Who among us has the time, or indeed the inclination, to pore over the myriad (and I think deliberately obtuse) reports in the major media outlets about our five, count ’em, FIVE fronts in the glorious global war on terror? Tom Englehardt does, thank God! In The Year of the Assassin, Englehart and Nick Turse ponder ten pretty fricking important questions about the coming year for America and its multiple battle fronts, so bizarrely disconnected from daily life in the homeland.
We, of course, think of ourselves as something like the peaceable kingdom. After all, the shock of September 11, 2001 was that “war” came to “the homeland,” a mighty blow delivered against the very symbols of our economic, military, and — had Flight 93 not gone down in a field in Pennsylvania — political power.
Since that day, however, war has been a stranger in our land. With the rarest of exceptions, like Army psychiatrist Major Nidal Hasan’s massacre at Fort Hood, Texas, this country has remained a world without war or any kind of mobilization for war. No other major terrorist attacks, not even victory gardens, scrap-metal collecting, or rationing. And certainly no war tax to pay for our post-9/11 trillion-dollar “expeditionary forces” sent into battle abroad….
Although our country delivers war regularly to distant lands in the name of our “safety,” we don’t really consider ourselves at war (despite the endless talk of “supporting our troops”), and the money that has simply poured into Pentagon coffers, and then into weaponry and conflicts is, with rare exceptions, never linked to economic distress in this country. And yet, if we are no nation of warriors, from the point of view of the rest of the world we are certainly the planet’s foremost war-makers. If money talks, then war may be what we care most about as a society and fund above all else, with the least possible discussion or debate.
The article really deserves to be read in full, but I’ll just offer an excerpt from the first question, “1. How busted will the largest defense budget in history be in 2010?”:
If you want to put a finger to the winds of war in 2010, keep your eye on something else not included in that budget: the Obama administration’s upcoming supplemental funding request for the Afghan surge. In his West Point speech announcing his surge decision, the president spoke of sending 30,000 new troops to Afghanistan in 2010 at a cost of $30 billion. In news reports, that figure quickly morphed into “$30-$40 billion,” none of it in the just-passed Pentagon budget. To fund his widening war, sometime in the first months of the New Year, the president will have to submit a supplemental budget to Congress — something the Bush administration did repeatedly to pay for George W.’s wars, and something this president, while still a candidate, swore he wouldn’t do. Nonetheless, it will happen. So keep your eye on that $30 billion figure. Even that distinctly low-ball number is going to cause discomfort and opposition in the president’s party — and yet there’s no way it will fully fund this year’s striking escalation of the war. The question is: How high will it go or, if the president doesn’t dare ask this Congress for more all at once, how will the extra funds be found? Keep your eye out, then, for hints of future supplemental budgets, because fighting the Afghan War (forget Iraq) over the next decade could prove a near trillion-dollar prospect.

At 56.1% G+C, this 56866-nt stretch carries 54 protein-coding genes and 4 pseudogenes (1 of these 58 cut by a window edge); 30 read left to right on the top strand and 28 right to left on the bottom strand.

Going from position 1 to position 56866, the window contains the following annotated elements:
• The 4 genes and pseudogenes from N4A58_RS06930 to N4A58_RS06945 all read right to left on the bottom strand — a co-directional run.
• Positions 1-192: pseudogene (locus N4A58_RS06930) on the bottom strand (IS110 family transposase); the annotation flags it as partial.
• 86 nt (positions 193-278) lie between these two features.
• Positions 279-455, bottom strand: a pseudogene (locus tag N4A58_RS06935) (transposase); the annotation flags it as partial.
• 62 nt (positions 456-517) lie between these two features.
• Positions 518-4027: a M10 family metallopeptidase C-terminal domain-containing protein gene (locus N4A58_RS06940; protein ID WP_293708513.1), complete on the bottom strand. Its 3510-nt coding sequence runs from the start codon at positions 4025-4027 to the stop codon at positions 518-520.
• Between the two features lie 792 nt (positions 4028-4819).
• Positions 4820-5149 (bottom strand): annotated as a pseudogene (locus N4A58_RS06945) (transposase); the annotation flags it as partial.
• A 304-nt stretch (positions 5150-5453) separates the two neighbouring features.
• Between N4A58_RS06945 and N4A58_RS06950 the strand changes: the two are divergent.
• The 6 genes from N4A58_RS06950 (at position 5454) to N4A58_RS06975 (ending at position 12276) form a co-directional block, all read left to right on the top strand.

Ethics, tactics, drones, counterterrorism (“which is just terrorism put in uniform and given an anodyne name”). We should all be up to speed on each of these subjects, and there should be a ferocious debate in our media and Congress. Fat chance. Last week, a truly horrible story surfaced and was pretty much ignored by our major news outlets. “The occupied government of Afghanistan and the United Nations have both concluded that U.S.-led troops recently dragged eight sleeping children out of their beds, handcuffed some of them, and shot them all dead.”
Really, you’d think there would be more of a fuss…..